China's consumer price index jumped 4.4% in October - a 25 month high. Runaway inflation has led to higher prices across the board at China's markets. 100rmb (~$15) today will now buy 30 fewer apples compared to the same time last year.
BEIJING – Recent reports on inflation in China’s food prices are usually followed by a healthy debate between foreign and domestic experts on how to deal with the reported 10.1% year-on-year inflationary increase.
The question of China’s artificially low interest rates and currency and its effects on economies will be left for another day. However, we would like to call your attention to the always interesting China Hush pictorial on what 100 yuan (~$15) will buy you at the grocery store today compared to a year ago.
Since October 2009, there has been an 18% rise in the cost of fruits and vegetables. That number goes as high as 30% in some provinces. As a result, the price of, say, a Fuji apple in Beijing has risen from 3.95 yuan/kg in 2009 to 5.94 yuan/kg today.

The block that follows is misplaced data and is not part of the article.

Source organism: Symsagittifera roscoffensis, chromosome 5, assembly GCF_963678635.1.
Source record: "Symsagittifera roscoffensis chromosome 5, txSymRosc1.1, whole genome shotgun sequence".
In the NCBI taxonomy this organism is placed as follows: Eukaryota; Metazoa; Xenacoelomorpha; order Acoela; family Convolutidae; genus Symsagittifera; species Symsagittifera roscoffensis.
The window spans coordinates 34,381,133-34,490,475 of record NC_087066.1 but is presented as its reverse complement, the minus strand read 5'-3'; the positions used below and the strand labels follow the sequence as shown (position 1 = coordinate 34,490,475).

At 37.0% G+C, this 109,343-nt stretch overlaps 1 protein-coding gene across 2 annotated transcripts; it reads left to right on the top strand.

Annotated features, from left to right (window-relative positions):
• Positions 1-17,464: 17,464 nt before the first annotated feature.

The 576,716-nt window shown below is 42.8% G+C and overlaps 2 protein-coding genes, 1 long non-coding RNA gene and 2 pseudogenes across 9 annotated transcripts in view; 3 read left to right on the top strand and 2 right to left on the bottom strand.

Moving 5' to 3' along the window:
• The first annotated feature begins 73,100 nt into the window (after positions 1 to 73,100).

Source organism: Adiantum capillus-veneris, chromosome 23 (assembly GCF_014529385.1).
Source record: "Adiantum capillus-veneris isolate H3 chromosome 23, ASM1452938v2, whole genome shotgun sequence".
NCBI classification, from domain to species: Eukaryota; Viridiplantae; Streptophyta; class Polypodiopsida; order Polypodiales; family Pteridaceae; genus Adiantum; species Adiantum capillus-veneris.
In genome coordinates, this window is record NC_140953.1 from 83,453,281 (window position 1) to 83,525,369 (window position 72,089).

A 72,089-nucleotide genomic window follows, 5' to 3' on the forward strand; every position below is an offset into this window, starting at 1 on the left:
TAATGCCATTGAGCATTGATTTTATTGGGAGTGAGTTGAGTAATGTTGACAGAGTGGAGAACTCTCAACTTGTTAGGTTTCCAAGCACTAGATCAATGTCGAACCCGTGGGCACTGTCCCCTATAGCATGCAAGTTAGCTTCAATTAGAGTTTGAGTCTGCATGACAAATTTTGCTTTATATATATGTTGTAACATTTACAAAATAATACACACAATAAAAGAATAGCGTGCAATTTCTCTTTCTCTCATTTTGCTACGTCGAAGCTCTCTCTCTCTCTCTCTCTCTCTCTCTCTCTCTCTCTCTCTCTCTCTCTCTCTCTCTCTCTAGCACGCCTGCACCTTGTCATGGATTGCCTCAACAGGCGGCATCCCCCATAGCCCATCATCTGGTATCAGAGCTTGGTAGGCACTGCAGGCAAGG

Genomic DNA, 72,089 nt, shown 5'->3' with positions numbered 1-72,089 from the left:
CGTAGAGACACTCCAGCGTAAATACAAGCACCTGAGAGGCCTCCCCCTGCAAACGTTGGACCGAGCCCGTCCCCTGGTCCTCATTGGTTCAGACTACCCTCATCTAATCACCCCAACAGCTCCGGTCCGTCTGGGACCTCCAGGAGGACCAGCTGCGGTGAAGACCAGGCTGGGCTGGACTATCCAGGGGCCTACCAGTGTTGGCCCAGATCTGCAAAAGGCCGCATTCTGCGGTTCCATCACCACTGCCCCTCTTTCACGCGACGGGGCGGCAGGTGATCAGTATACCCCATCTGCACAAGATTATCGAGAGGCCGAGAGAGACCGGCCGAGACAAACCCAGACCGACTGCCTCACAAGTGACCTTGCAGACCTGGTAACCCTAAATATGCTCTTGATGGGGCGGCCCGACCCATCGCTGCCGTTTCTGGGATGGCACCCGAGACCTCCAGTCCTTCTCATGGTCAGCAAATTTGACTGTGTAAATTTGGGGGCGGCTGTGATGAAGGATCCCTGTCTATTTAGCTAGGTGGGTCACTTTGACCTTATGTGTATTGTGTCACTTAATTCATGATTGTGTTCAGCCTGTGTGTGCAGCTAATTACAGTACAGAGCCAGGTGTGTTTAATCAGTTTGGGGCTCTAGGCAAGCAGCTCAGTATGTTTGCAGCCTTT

This results in a surprising 30-apple cut in your buying potential.
Similarly, Beijingers now find that 100 yuan buys them 90 fewer eggs, 6 kilograms less of garlic and 200 grams less cooking oil than a year ago.
It’s not just everyday people feeling the economic pinch, McDonald’s has announced an 8% increase in the price of their Big Macs. Meanwhile, Patrick Chovanec of the Forbes China Tracker anecdotally captured Kentucky Fried Chicken’s price uptick in a blog post this past August:
How does my KFC experience in Beijing compare? A year ago, my standard meal cost RMB 21.50. A couple of months ago it rose to RMB 25.50. Today, for the first time, it set me back RMB 28.50. For those keeping track, that’s a 32.6% price hike in a single year.
China as a nation is still very much food self-sufficient, and government officials have long carefully watched food prices as a possible prompt for social unrest. No small wonder then that in the last few weeks the central government has announced steps to curb inflation that include food subsidies for poorer families, cutting down on lending, halting hoarding practices by price speculators and promising to boost vegetable production.